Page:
Everyone gets a bad grade now and again. The secret is not to let it smash your self-esteem and demoralise you so much that you give up on your studies.
Kelly Brownell and Terence Wilson from the University of Pennsylvania and the Rutgers University in the US recently published a review of psychological and medical research on why people relapse when they're trying to achieve a long-term goal, such as giving up smoking or getting fit.
The paper, published in American Psychologist, distinguishes between a "lapse" and a "relapse". A lapse, the researchers say, refers to the initial process - a slip or mistake, which may or may not lead on to an actual relapse. For example, you eat a cream bun and then realise you shouldn't have. This is a lapse and you can take corrective action. If you go on to finish the whole packet as you feel your diet's ruined anyway, that's a relapse.
Brownell and Wilson suggest an evocative metaphor for relapses: a person teetering on the edge of a cliff. A dieter is always on the brink of relapse, ready to stumble at the slightest disruption. The first slip creates a momentum, like slipping down a cliff, so that a complete relapse is certain.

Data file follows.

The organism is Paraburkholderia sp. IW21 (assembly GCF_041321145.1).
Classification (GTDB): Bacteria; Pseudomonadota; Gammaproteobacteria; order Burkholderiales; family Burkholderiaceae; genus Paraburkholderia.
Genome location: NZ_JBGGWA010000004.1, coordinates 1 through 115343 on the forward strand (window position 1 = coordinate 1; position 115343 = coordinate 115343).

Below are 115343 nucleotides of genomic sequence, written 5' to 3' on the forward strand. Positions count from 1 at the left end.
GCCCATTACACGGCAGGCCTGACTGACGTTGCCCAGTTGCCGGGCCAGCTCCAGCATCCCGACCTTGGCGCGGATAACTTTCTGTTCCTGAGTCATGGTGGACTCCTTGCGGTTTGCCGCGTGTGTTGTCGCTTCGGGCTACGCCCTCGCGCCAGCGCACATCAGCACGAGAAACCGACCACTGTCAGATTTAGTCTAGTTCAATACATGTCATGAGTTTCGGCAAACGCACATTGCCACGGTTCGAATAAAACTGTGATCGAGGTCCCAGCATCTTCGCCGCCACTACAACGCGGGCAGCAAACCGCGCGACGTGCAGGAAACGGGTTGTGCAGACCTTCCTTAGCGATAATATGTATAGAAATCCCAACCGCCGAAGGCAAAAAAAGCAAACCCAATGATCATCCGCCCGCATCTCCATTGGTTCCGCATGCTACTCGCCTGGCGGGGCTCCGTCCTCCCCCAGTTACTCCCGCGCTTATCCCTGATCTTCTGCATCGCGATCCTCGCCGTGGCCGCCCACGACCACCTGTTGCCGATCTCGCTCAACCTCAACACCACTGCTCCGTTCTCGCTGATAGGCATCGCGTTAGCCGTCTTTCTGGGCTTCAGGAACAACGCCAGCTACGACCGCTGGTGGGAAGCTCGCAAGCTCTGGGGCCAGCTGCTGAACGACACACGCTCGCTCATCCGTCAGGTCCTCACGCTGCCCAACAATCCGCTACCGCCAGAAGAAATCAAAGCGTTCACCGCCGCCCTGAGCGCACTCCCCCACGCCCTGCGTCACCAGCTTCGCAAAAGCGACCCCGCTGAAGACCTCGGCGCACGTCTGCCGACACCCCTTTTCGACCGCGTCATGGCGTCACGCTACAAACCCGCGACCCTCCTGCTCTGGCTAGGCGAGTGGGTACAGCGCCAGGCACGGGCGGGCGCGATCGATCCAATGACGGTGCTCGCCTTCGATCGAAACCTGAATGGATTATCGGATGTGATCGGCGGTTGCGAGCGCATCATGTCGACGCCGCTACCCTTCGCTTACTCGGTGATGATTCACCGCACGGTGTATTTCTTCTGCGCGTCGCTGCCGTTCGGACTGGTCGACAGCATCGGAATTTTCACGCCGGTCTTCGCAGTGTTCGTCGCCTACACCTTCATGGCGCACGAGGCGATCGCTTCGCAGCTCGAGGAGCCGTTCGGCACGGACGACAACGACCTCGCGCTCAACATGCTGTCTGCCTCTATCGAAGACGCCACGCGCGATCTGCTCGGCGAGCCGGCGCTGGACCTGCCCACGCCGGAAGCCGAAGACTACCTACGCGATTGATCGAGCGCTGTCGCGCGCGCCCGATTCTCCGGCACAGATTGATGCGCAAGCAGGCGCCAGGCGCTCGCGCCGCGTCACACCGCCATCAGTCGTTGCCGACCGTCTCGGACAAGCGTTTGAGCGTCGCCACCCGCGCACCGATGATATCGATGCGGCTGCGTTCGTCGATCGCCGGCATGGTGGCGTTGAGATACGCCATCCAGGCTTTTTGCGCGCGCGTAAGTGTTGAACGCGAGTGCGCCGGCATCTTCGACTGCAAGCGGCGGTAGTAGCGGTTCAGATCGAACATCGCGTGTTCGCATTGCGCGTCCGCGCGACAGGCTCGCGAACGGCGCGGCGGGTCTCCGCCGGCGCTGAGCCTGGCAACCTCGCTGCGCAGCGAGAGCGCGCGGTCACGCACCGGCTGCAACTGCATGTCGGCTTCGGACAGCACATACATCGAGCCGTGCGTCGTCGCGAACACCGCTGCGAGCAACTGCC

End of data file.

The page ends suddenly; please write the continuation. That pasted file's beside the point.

But Dr Brownell's research shows that those who lapse at the beginning of a diet seem to do better in the long run than those who steadfastly stick to it. He believes that strict dieters have trouble recovering from the inevitable slip that their perfectionism merely postpones. In contrast, the initial strugglers may do well later because they cope better with temporary setbacks.
It could be argued, therefore, that a lapse is a necessary step on the path to success. Brownell and colleagues are dubious about this, cautioning that the key to the achievement of any longer-term goal is probably to keep lapses to a minimum. For example, a lapse could strengthen someone's view that losing weight is beyond them.
But you do have to learn to handle lapses to attain longer-term goals. For instance, the researchers examined successful dieters in several weight-loss programmes and found that most had a "threshold" gain of 3lb, at which point they took self-correcting action. They did not give in. So the key is to take immediate action when a blip looms. The art of success could be learning how to stop lapses turning into relapses.
Dr Raj Persaud is consultant psychiatrist at the Maudsley Hospital in south London and Gresham professor for public understanding of psychiatry. His latest book is The Motivated Mind (Bantam Press). Email: email@example.com